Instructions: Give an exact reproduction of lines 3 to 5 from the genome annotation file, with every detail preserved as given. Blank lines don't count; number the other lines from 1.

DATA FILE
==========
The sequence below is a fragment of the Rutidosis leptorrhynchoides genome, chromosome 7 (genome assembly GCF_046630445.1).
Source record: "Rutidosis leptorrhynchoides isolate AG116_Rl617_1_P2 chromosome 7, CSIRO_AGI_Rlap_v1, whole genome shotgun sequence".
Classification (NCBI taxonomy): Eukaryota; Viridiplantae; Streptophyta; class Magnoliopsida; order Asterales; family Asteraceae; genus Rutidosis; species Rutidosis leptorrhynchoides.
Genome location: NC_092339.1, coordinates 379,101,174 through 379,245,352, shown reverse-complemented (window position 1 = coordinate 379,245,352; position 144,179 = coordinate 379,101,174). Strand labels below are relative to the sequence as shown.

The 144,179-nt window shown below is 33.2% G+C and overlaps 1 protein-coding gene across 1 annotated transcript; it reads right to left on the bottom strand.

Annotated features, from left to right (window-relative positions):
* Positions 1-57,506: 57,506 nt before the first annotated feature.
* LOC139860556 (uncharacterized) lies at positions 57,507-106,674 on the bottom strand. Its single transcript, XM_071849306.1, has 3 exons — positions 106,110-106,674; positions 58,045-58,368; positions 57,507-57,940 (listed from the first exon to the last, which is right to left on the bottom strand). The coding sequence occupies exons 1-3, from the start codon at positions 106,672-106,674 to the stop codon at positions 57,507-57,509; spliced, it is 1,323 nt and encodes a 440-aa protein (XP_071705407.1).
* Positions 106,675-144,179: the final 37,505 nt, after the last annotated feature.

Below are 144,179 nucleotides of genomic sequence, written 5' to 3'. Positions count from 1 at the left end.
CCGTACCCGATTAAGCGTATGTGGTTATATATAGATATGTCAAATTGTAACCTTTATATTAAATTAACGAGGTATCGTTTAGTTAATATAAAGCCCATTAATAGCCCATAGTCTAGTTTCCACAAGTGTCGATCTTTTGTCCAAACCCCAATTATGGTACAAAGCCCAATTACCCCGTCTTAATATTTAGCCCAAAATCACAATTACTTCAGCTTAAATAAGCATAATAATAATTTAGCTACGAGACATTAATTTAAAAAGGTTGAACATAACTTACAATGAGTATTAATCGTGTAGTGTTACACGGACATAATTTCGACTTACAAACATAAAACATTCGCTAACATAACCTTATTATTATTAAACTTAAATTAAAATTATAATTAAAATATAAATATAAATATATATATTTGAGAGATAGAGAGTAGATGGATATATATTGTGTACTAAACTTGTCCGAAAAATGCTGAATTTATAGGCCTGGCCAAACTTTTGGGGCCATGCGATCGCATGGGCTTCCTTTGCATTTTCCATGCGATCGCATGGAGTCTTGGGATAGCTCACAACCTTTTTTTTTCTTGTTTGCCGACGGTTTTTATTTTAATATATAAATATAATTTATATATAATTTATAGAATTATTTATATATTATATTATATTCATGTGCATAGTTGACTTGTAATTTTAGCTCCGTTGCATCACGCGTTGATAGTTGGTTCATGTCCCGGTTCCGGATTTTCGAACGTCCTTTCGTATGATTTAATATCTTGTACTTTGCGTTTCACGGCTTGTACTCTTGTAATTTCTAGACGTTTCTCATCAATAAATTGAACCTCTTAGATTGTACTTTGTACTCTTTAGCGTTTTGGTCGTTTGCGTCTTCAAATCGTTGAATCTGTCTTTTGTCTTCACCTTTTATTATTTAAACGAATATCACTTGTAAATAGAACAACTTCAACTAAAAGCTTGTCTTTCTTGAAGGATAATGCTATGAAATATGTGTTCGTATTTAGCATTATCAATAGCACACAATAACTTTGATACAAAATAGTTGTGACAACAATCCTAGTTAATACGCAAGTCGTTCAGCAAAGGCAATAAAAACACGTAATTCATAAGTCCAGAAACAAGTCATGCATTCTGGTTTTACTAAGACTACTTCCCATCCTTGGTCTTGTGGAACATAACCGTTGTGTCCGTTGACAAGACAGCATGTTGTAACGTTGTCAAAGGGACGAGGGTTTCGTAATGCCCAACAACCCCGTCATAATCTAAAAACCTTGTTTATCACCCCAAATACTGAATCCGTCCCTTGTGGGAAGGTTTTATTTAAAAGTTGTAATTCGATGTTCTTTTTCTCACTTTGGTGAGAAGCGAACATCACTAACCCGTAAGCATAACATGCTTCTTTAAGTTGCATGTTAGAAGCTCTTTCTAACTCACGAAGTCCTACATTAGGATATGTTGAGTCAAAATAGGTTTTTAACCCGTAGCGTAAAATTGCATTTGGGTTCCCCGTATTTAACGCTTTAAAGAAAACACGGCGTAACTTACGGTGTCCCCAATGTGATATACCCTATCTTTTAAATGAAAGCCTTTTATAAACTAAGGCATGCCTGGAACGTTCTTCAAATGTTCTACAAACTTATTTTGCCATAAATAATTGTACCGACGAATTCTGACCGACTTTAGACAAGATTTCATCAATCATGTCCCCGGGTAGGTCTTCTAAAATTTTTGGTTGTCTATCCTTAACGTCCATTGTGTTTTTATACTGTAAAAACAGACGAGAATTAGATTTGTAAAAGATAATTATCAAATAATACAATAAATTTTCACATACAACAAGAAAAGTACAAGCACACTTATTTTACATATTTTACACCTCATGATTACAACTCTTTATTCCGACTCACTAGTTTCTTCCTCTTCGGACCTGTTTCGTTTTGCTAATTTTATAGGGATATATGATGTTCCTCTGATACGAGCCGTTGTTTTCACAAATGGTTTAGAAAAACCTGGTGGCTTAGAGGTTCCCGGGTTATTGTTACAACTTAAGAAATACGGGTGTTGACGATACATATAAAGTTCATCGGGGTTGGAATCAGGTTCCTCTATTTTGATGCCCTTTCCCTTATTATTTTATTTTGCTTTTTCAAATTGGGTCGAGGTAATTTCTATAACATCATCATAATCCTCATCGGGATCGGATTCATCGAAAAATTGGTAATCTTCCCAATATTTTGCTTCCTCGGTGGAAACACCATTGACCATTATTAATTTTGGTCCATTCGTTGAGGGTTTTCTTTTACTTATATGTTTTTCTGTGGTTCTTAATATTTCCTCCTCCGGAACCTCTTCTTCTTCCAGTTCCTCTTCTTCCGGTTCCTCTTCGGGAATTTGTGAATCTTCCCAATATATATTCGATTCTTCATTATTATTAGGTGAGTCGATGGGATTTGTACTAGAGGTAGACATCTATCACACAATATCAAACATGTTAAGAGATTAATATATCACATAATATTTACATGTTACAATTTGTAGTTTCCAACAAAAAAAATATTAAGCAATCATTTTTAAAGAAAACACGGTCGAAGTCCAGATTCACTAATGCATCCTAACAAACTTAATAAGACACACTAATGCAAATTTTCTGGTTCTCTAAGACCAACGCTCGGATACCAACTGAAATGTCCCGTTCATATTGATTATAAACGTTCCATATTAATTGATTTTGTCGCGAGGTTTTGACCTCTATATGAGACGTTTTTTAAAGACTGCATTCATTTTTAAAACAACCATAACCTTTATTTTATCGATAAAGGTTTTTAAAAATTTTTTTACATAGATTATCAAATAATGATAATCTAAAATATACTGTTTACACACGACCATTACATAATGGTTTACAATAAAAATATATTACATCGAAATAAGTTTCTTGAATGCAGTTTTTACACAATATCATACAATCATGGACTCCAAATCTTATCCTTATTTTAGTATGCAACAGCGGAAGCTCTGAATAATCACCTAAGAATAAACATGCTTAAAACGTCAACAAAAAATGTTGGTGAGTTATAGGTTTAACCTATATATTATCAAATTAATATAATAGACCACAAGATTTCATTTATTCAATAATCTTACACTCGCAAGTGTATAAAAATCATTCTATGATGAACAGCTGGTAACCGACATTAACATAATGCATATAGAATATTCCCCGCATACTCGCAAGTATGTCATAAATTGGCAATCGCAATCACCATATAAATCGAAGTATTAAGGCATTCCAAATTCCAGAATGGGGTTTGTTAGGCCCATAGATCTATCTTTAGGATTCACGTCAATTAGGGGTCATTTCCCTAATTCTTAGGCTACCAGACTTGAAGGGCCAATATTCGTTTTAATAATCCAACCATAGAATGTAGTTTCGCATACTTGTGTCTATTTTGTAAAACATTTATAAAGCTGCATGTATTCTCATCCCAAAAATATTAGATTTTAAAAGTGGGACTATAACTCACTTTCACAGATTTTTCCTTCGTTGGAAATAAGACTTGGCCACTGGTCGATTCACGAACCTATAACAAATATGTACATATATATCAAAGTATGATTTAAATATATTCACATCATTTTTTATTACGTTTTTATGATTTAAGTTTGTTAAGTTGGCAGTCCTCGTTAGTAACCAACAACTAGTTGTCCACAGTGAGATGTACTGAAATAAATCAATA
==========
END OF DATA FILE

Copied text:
Classification (NCBI taxonomy): Eukaryota; Viridiplantae; Streptophyta; class Magnoliopsida; order Asterales; family Asteraceae; genus Rutidosis; species Rutidosis leptorrhynchoides.
Genome location: NC_092339.1, coordinates 379,101,174 through 379,245,352, shown reverse-complemented (window position 1 = coordinate 379,245,352; position 144,179 = coordinate 379,101,174). Strand labels below are relative to the sequence as shown.

The 144,179-nt window shown below is 33.2% G+C and overlaps 1 protein-coding gene across 1 annotated transcript; it reads right to left on the bottom strand.